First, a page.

KEALAKEHE, Hawaii – On Tuesday, the Hawaii County Council Committee on Finance spent hours discussing a resolution to accept a public access easement on the shoreline of the planned Kohala Kai development, located just north of Kawaihae.
The public has voiced concerns over the project. Several people testified against the resolution from the Waimea videoconferencing site, and numerous spoke in opposition from the new site in Kohala. The problem is not necessarily with the easement itself, although some in the community say the path is unsafe because it is too narrow and close to the cliff. The real sticking point is a much older pathway located on the property that is said to be the historic Ala Loa trail.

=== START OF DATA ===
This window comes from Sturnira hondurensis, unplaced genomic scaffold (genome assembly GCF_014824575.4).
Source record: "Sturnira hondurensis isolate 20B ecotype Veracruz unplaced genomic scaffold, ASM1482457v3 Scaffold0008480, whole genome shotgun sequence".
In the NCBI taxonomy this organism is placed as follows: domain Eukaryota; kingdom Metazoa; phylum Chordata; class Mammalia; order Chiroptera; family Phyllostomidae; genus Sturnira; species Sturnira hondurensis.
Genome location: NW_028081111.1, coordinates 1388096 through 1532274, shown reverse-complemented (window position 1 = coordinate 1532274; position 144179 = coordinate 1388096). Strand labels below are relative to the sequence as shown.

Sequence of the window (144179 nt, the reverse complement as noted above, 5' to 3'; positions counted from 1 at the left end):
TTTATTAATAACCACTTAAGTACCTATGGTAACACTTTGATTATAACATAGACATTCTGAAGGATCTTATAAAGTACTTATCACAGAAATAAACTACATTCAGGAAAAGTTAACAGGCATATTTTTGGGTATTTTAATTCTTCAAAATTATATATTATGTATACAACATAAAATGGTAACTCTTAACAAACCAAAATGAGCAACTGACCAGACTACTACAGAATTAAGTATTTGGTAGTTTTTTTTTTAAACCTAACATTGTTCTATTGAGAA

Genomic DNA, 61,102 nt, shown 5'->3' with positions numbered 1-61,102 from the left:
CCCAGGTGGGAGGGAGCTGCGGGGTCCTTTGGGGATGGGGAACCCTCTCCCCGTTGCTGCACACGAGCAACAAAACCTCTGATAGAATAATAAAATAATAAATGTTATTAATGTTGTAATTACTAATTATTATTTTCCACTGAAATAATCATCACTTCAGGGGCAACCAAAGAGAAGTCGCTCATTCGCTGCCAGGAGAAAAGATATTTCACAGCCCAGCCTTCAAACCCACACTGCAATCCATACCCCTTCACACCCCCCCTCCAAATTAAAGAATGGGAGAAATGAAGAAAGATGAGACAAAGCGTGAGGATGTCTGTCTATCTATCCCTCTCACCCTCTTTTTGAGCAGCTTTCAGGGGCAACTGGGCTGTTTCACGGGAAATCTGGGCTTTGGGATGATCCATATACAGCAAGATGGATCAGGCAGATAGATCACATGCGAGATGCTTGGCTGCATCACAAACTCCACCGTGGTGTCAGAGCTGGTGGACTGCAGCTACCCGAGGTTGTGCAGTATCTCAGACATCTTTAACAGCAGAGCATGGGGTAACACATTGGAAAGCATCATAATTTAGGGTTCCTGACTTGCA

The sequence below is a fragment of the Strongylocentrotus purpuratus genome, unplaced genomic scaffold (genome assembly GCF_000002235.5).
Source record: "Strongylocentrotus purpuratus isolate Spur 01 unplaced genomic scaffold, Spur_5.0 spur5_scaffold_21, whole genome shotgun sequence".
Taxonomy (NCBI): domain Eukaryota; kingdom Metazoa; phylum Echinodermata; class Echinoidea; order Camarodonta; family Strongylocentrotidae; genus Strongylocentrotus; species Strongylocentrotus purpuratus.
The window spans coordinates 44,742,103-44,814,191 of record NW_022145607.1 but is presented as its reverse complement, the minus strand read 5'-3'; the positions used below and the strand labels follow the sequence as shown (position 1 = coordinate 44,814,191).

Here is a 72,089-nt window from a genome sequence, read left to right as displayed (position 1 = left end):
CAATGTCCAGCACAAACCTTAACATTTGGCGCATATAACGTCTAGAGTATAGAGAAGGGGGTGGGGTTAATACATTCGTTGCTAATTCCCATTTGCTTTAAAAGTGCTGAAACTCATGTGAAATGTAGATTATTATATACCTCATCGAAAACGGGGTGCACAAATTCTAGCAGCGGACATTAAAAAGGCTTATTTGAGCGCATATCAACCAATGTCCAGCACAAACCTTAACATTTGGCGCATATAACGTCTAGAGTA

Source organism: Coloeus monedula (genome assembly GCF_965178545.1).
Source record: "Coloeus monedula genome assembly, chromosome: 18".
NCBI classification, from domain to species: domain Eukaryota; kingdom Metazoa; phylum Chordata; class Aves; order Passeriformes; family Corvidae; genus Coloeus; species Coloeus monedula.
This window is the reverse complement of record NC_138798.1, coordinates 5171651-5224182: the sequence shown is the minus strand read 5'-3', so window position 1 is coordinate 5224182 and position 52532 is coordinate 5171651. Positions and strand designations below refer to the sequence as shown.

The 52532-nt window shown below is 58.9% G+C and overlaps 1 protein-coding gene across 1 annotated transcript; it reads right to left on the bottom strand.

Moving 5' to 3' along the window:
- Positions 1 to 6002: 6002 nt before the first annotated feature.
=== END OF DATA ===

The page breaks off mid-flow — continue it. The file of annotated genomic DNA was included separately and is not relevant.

One of the groups opposing the subdivision: the Kailapa Homestead Association, a Hawaiian Homelands development nearby Kohala Kai. The Kaneali’i ohana testified that they were left out of Native Hawaiian consultation.
The National Park Service made its presence known at the meeting, in defense of the ancient path that make up the Ala Kahakai Historical Trail.
The easement was a condition of the county planning department’s approval. County lawyers were concerned that a refusal to pass the resolution – which only concerned the new path and had nothing to do with the trail believed to be the Ala Loa – could create potential legal entanglements for the county.
Upon returning from executive session, the council grilled the developers on their intentions towards the old trail.
The measure was postponed until the next committee meeting.